However, the AP report dredges up some history that should be applied to the present situation:
    "WHO is in an incredibly difficult position," said Richard Horton, editor of the Lancet medical journal. "On the one hand, its entire modus operandi is that it responds to government requests. But in this situation, what governments might want may not align with what WHO thinks is best."

    Horton cited the 2003 SARS outbreak as a prime example. When the illness began spreading in Toronto, WHO issued a recommendation advising against non-essential travel to Canada's largest city. Similar recommendations were made for cities including Hong Kong, Beijing and Taipei.

    The recommendations sharply cut travel to affected economies, dealing them a big economic blow - but the aggressive WHO action was credited with being key to containing the illness.

    The advisory incensed Canada, and Toronto's then-mayor publicly lambasted the agency, declaring it had no right to issue such guidelines. A delegation of Canadian diplomats and journalists flew to Geneva and camped out at WHO's Geneva headquarters, forcing the agency to reconsider - and eventually lift - the advisory.

    "I suspect the reason WHO has been very reluctant to make any comments about travel (during the swine flu outbreak) is because of that experience with Canada during SARS," said Horton.
    I think Horton's suspicion is correct. But if WHO officials see their position as "incredibly difficult" they need to keep in mind that WHO is not a trade or tourism association -- or government.

    The best WHO can do is carry out their mission statement and if governments howl, that's not WHO's problem. They just need to do their job and stop wiffling and waffling about matters that shouldn't concern them.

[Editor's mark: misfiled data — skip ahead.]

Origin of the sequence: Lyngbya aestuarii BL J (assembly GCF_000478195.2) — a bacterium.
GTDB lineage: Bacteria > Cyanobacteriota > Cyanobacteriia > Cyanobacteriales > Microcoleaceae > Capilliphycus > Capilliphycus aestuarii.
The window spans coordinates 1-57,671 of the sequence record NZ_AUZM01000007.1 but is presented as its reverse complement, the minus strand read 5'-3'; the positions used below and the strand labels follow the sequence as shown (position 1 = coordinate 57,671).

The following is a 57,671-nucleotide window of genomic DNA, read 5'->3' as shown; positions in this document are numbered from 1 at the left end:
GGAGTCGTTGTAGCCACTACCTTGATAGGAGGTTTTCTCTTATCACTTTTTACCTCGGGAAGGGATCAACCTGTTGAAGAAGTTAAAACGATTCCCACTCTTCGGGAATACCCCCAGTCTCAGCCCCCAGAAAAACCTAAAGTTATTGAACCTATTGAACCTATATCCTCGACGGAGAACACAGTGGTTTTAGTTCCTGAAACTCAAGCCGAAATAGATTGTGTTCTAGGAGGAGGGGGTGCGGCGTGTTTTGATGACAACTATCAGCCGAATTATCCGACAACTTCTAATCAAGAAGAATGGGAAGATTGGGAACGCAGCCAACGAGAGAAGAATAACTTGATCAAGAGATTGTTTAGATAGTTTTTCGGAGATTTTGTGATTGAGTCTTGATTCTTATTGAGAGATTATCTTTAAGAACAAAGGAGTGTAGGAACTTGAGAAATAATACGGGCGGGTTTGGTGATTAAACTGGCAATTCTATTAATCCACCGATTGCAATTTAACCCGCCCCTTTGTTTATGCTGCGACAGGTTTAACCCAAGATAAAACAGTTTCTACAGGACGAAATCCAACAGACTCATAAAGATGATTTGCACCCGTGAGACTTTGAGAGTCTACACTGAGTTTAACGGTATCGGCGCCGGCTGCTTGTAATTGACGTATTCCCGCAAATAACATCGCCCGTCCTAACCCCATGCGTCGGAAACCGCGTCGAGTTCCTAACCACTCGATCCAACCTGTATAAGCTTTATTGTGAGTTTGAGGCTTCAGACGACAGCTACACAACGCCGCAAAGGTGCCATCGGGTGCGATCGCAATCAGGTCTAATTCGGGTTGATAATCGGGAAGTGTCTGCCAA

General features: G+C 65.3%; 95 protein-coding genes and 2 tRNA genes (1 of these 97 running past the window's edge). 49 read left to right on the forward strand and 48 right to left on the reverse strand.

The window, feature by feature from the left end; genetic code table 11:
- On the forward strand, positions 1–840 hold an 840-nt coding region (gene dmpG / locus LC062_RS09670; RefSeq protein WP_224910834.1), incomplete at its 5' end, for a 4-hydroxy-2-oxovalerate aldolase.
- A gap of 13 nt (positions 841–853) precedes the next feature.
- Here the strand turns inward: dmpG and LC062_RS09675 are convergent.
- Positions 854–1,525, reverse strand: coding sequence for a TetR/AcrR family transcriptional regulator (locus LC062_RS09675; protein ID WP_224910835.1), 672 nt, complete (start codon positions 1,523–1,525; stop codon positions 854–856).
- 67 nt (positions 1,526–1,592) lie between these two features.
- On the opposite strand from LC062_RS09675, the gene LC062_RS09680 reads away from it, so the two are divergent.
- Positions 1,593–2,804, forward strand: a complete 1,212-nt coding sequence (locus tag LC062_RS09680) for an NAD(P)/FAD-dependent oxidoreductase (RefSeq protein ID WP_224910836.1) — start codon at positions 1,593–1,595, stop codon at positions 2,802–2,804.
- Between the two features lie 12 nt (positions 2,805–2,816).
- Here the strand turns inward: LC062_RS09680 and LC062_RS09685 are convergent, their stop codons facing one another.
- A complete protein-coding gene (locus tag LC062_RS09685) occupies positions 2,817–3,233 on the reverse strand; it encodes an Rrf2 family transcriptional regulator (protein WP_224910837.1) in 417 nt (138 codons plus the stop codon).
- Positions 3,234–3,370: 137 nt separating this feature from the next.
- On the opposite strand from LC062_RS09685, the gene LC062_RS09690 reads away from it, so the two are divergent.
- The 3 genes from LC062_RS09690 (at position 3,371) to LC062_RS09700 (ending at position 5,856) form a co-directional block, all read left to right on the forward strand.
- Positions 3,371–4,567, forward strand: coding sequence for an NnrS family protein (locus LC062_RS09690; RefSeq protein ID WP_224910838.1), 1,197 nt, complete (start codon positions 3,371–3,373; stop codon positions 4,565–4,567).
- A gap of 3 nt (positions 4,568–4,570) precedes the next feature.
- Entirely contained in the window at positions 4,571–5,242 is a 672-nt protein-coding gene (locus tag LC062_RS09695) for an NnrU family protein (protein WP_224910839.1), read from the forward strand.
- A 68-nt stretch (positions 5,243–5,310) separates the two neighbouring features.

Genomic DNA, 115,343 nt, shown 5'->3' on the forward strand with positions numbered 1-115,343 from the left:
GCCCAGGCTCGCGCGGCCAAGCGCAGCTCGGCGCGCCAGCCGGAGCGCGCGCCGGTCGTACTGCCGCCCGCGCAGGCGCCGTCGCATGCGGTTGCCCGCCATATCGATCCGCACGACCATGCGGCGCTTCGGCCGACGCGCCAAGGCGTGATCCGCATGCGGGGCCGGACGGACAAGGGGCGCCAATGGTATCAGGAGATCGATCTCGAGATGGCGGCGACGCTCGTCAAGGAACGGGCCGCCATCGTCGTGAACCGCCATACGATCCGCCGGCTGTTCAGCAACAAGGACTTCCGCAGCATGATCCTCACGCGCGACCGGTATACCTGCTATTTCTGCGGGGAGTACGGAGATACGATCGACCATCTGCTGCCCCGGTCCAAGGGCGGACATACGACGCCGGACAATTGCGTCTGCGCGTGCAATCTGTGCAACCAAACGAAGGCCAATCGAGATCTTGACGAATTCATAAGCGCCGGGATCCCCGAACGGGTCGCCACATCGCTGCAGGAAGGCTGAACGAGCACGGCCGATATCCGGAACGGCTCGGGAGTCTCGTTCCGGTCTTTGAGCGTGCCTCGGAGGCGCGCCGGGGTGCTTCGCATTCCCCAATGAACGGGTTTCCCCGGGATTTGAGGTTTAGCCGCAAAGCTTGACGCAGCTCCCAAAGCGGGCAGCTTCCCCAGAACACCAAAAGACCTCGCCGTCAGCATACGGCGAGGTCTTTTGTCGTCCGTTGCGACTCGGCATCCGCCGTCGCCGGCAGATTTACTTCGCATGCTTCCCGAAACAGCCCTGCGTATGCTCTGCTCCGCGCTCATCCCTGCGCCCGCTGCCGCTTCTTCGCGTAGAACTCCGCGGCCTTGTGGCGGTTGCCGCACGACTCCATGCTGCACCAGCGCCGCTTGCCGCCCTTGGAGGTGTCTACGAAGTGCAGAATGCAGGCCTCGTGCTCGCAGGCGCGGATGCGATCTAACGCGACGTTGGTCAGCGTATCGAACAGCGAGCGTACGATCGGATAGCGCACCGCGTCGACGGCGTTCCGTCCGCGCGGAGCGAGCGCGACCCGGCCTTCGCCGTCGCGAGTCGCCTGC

Why is that concept hard for so many moderns to grasp, I wonder? I've noticed that many people in modern societies have a tendency to split their mental focus between making a declaration and trying to predict and control responses to the declaration.

    That's an easy way to drive oneself and others to distraction and create needless problems.

    Look at this statement by Dr Keiji Fukuda, an assistant director general at WHO:

    "One of the critical issues is that we do not want people to over-panic if they hear that we are in a pandemic situation."

    Fukuda is an epidemiologist. How did he get elected Panic Minder to the world?

    And yet he and Margaret Chan have wrung their hands for weeks over imagined outcomes of their decision to raise the pandemic threat level.

    Indeed, all I've heard during the past month from Fukuda and Chan are explanations regarding why they want to be cautious about raising the pandemic alert level to 6. What, then, are the reasons for having a pandemic index?